English folklore includes many superstitions surrounding hot cross buns. One says that buns baked and served on Good Friday will not spoil or grow mouldy during the subsequent year. Another encourages keeping such a bun for medicinal purposes. A piece of it given to someone who is ill is said to help them recover.[15]

If taken on a sea voyage, hot cross buns are said to protect against shipwreck. If hung in the kitchen, they are said to protect against fire and ensure that all breads turn out perfectly. The hanging bun is replaced each year.[15]

Other versions[edit]

In the United Kingdom, the major supermarkets produce variations on the traditional recipe such as toffee, orange-cranberry, salted caramel and chocolate, and apple-cinnamon.[16]

In Australia, recent variations of the Hot Cross Bun by major supermarkets have included chocolate chip, sour cherry, burger sauce, Iced VoVo, Pizza Shapes, Vegemite and cheese, jalapeño and cheese, and others.[17]

In Jamaica and some Commonwealth Caribbean islands, the hot cross bun has over time evolved into a spiced Easter bun with the addition of molasses, spices and a loaf shape.[18][19] This bun is eaten with cheese in islands such as Jamaica and Guyana and served with beverages such as Mauby or Ginger beer.[20]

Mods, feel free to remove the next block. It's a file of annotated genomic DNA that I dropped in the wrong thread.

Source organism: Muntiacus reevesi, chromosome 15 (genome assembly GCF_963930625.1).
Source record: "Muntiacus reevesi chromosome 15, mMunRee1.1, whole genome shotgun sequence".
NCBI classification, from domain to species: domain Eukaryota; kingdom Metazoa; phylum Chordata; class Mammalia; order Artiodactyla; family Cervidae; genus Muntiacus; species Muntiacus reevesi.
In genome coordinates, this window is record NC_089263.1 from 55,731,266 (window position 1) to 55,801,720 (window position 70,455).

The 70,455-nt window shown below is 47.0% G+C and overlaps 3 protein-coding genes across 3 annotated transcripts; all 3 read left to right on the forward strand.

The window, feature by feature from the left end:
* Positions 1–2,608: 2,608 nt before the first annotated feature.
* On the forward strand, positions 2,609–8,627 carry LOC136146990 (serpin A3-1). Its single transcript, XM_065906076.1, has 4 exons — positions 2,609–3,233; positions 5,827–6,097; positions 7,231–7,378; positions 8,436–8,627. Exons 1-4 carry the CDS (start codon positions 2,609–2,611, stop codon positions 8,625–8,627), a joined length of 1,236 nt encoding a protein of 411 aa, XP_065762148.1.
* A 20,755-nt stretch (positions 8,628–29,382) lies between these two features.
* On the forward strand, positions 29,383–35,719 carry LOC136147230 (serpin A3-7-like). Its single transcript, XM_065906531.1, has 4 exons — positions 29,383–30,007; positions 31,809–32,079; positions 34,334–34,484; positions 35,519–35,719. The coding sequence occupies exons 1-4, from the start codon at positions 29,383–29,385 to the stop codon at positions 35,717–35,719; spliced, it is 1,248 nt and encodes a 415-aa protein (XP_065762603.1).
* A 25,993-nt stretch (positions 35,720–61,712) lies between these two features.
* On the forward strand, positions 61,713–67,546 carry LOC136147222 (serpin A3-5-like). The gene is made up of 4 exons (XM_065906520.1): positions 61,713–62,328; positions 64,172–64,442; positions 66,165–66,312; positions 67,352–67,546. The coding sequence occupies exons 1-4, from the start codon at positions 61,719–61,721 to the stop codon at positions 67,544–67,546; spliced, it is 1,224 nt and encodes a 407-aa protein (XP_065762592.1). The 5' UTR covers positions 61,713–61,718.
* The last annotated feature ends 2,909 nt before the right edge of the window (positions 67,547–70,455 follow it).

In Slovakia and in the Czech Republic, mazanec is a similar cake or sweet bread eaten at Easter. It often has a cross marked on top.[21]

In South Africa, hot cross buns are typically eaten with pickled fish during the Easter season.

The cross[edit]

Hot cross bun, with a piped cross made from flour paste, cut in two and toasted

The traditional method for making the cross on top of the bun is to use shortcrust pastry,[22][23] though some 21st century recipes recommended a paste of flour and water.[24]

See also[edit]


  1. ^ Alexander, Deepa (10 April 2017). "Season's eatings". The Hindu. Archived from the original on 17 January 2022. Retrieved 13 March 2021.
  2. ^ "Caribbean Easter meals to keep families together during covid-19 | Loop Caribbean News". Loop News. Retrieved 3 April 2023.
  3. ^ "Hot Cross Buns, A Caribbean Easter Tradition". Global Voices. 25 March 2016. Retrieved 3 April 2023.
  4. ^ a b Rohrer, Finlo (1 April 2010). "BBC - How did hot cross buns become two a penny?". BBC News. Archived from the original on 13 June 2018. Retrieved 26 April 2014.
  5. ^ "Always a good time for hot cross buns | Coles". Coles. Archived from the original on 26 December 2021. Retrieved 27 December 2021.
  6. ^ Turner, Ina; Taylor, Ina (1999). Christianity. Nelson Thornes. p. 50. ISBN 9780748740871. To mark the end of the Lent fast Christians eat hot cross buns. These have a special meaning. The cross in the middle shows how Jesus died. Spices inside remind Christians of the spices put on the body of Jesus. Sweet fruits in the bun show that Christians no longer have to eat plain foods.